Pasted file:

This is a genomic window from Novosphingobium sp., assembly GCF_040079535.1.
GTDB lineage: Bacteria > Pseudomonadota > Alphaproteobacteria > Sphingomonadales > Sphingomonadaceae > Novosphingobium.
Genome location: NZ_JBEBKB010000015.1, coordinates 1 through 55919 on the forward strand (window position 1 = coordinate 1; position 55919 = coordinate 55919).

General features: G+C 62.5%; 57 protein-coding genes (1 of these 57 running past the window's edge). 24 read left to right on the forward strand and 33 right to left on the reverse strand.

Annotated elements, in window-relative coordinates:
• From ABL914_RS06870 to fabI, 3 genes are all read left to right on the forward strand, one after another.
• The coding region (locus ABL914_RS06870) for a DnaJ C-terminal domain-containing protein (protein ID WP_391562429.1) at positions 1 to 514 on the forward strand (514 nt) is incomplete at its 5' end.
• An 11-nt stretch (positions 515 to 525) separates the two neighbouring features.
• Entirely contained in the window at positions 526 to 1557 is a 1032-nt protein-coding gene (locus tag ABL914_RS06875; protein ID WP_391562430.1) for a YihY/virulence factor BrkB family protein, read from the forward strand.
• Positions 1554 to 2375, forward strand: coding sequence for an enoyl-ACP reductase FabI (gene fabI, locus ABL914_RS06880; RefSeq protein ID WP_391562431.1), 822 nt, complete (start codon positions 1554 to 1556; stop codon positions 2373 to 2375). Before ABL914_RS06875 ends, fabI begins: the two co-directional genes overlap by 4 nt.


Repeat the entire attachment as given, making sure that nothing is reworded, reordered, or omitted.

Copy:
This is a genomic window from Novosphingobium sp., assembly GCF_040079535.1.
GTDB lineage: Bacteria > Pseudomonadota > Alphaproteobacteria > Sphingomonadales > Sphingomonadaceae > Novosphingobium.
Genome location: NZ_JBEBKB010000015.1, coordinates 1 through 55919 on the forward strand (window position 1 = coordinate 1; position 55919 = coordinate 55919).

General features: G+C 62.5%; 57 protein-coding genes (1 of these 57 running past the window's edge). 24 read left to right on the forward strand and 33 right to left on the reverse strand.

Annotated elements, in window-relative coordinates:
• From ABL914_RS06870 to fabI, 3 genes are all read left to right on the forward strand, one after another.
• The coding region (locus ABL914_RS06870) for a DnaJ C-terminal domain-containing protein (protein ID WP_391562429.1) at positions 1 to 514 on the forward strand (514 nt) is incomplete at its 5' end.
• An 11-nt stretch (positions 515 to 525) separates the two neighbouring features.
• Entirely contained in the window at positions 526 to 1557 is a 1032-nt protein-coding gene (locus tag ABL914_RS06875; protein ID WP_391562430.1) for a YihY/virulence factor BrkB family protein, read from the forward strand.
• Positions 1554 to 2375, forward strand: coding sequence for an enoyl-ACP reductase FabI (gene fabI, locus ABL914_RS06880; RefSeq protein ID WP_391562431.1), 822 nt, complete (start codon positions 1554 to 1556; stop codon positions 2373 to 2375). Before ABL914_RS06875 ends, fabI begins: the two co-directional genes overlap by 4 nt.